Emerging writers flock to conferences like the one just held by the Pacific Northwest Writers Association because they’re looking for information–from presenters with tips on craft and marketing, from fellow writers on lessons learned, from the bulletin board that lists local critique groups, and of course from editors and agents who are broadly viewed to hold the keys to the palace of publishing. We practice our pitches, memorize our log lines and synopses, update with lightning speed our writing credentials for our bios, all in the hopes that some paragon of the industry–or new agent looking to sign unknown authors–will ask for a partial manuscript. We feel the onslaught of butterflies invade our intestines when we’re instructed to give a specific subject line in our email message, like we’ve just learned the 21st Century’s version of “Open, Sesame.”
Before you click on that send button, do a few things:
1. Double-check the spelling of the agent or editor’s name–I know, it sounds so very basic, but do it anyway. They may still love your book idea, or they may stop reading and go to the next email message. Because there is always another email message waiting in the queue.
2. Only send what has been requested–If it’s 20 pages, don’t send 50. If they asked for the first three chapters, don’t send two or four. If they asked for your latest bio paragraph, don’t neglect sending that in the letter. Sure, this means tailoring each missive to each requesting agent, but this could be the first day of the rest of your career. These folks know what they’re capable of reading and they have their preferences, so check what you’re about to send with what they require.
3. Don’t ramble–Maybe you felt magic in those three minutes of the power pitch session, or perhaps the structure of the event reminded you of that time you made delicious eye contact during the speed dating night you signed up for a year ago, but refrain, under all circumstances, from attempting to relive it in your email note. First of all, they don’t care (and really, do we want them to?). Second, you are a blur in what was probably 8 hours of listening to people make their best cases for their projects, so that special sensation is yours alone. But most importantly, going on about how great it was to meet them at the conference is just a distraction from your project. And your project is the real focus here. Win them over with the words in your partial manuscript. As a bonus, you won’t kill your chances by coming off like a sociopath.
4. Make sure you reference whatever they’ve asked you to reference in the subject line–Often agents and editors use filters to deal with what are overwhelming amounts of email and paper letters. If they tell you to put their name in the subject line–one of the folks I met this weekend noted that–do it, because it may be the first line of defense against ending up in the slush pile. You worked hard to get the professional’s attention, so don’t waste that by forgetting any special instructions regarding the subject of the email. Unless you really really enjoy always standing on Square One.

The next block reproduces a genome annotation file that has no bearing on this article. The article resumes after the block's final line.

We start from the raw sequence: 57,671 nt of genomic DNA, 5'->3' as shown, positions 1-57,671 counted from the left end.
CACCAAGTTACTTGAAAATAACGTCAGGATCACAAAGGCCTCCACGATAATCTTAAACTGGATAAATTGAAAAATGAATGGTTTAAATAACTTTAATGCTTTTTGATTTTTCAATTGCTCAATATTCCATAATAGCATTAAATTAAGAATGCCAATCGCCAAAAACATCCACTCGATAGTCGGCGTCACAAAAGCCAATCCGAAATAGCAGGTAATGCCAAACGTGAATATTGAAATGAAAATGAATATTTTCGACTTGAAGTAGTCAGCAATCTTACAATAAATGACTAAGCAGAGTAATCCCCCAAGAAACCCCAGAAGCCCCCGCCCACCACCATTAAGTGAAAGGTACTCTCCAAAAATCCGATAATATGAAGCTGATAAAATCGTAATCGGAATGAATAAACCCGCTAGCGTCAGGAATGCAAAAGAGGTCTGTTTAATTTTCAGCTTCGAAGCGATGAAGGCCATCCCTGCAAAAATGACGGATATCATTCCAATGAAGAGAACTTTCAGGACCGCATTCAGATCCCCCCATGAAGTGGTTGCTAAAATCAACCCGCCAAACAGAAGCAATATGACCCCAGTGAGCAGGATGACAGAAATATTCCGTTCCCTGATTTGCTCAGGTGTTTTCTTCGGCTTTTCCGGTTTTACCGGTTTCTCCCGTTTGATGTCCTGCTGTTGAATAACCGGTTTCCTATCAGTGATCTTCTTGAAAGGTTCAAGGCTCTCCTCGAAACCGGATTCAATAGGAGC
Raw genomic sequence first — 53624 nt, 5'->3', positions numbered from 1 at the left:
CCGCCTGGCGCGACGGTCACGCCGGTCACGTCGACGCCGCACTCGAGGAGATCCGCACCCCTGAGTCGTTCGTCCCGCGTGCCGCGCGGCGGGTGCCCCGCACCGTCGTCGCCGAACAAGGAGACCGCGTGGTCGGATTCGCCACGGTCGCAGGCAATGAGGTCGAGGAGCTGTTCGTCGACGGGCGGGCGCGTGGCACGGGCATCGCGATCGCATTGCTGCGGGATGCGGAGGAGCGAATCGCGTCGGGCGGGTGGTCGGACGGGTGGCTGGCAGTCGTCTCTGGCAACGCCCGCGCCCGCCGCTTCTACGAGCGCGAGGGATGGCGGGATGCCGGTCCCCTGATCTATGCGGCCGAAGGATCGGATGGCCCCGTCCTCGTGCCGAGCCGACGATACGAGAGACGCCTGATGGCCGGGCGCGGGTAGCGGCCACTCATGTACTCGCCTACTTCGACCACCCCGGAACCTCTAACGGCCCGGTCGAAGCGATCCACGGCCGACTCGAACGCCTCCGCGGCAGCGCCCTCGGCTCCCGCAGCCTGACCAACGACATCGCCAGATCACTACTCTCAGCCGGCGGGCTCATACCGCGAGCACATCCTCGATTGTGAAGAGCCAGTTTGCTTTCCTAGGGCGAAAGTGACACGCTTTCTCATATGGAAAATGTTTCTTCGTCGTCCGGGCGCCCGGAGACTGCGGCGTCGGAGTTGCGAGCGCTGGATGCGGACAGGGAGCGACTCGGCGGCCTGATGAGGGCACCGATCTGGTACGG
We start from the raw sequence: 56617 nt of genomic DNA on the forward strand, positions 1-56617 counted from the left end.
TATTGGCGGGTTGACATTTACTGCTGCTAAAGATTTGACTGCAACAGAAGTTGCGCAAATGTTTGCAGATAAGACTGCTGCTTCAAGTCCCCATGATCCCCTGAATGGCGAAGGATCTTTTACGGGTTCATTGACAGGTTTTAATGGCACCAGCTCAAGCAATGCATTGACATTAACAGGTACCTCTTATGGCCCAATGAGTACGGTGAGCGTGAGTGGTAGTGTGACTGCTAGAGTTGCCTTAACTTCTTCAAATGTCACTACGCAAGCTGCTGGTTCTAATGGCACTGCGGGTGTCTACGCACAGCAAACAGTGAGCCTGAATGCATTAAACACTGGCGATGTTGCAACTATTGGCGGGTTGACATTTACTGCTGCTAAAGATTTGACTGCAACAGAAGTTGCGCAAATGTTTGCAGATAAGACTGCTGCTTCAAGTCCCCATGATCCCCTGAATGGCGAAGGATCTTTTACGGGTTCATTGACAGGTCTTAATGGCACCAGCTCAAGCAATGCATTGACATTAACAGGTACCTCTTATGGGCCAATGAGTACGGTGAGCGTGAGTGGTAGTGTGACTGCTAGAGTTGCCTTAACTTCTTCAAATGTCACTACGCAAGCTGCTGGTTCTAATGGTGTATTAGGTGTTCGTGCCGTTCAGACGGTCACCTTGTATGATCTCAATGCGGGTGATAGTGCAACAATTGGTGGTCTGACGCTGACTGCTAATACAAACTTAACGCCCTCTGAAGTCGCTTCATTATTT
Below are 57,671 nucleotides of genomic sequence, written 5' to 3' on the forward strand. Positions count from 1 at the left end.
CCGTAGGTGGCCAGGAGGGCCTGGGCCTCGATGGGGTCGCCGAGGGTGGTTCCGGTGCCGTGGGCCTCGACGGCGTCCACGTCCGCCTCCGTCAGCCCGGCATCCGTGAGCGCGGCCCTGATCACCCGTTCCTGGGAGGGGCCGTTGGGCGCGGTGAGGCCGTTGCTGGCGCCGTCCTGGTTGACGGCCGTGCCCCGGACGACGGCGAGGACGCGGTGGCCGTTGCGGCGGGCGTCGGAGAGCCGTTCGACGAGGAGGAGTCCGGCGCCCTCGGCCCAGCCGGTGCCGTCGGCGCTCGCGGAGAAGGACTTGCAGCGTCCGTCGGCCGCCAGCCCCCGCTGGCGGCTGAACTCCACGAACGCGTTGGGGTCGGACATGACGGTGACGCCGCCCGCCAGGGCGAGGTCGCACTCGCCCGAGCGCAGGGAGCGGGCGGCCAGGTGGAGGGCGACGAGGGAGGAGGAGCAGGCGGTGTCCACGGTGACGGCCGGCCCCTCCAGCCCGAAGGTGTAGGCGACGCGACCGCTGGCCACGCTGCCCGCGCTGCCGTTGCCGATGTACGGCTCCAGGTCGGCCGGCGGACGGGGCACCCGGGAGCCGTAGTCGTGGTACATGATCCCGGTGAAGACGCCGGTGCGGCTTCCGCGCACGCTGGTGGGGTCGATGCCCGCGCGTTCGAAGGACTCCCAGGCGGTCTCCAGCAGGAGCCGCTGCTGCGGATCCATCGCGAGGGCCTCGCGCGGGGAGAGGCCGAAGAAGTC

5. Avoid mentioning any other project in the email than the one you spoke about earlier–If Ms. Agent told you she was curious about your swashbuckling pirate YA, don’t jam in references to the adult paranormal thriller you’ve also completed. She requested the one project, so only note the one project. Agents represent what they do for a reason, and they’re their reasons, not yours. If he or she takes you on as a client, then you can converse about all of the other glorious books in your cupboard or brain. Or cupboard brain, if that’s how your brain works–there’s no judging here.
6. Thank the professional again–Yes, you plunked down good money for the opportunities the writing conference would offer you, and the agent or editor booked their own ticket to the event, too. So thank them again when you close your note–say that you sincerely appreciate their interest and consideration. Because you do, of course. I myself have awkwardly signed off without a thanks and then bonked myself on the head for my poor manners. Remember, agents want to work with thoughtful writers, especially as they’re looking for a long, fruitful relationship with us.
It takes money and time to attend things like writer’s conferences and pitch sessions, and you spent a lot of energy–some of it nervous–preparing to showcase your best work. Now that you’ve gotten a request for a partial or full manuscript, give it one last glance for egregious errors, language that could use a little improvement, and craft. No agent is going to reject your email because you sent it to her one month after you spoke with her. It may not take that much time to review and polish your manuscript, but if it does, take the time. They’ll likely be impressed that you cared enough to send your very best.
No, don’t send the agent a greeting card with your partial.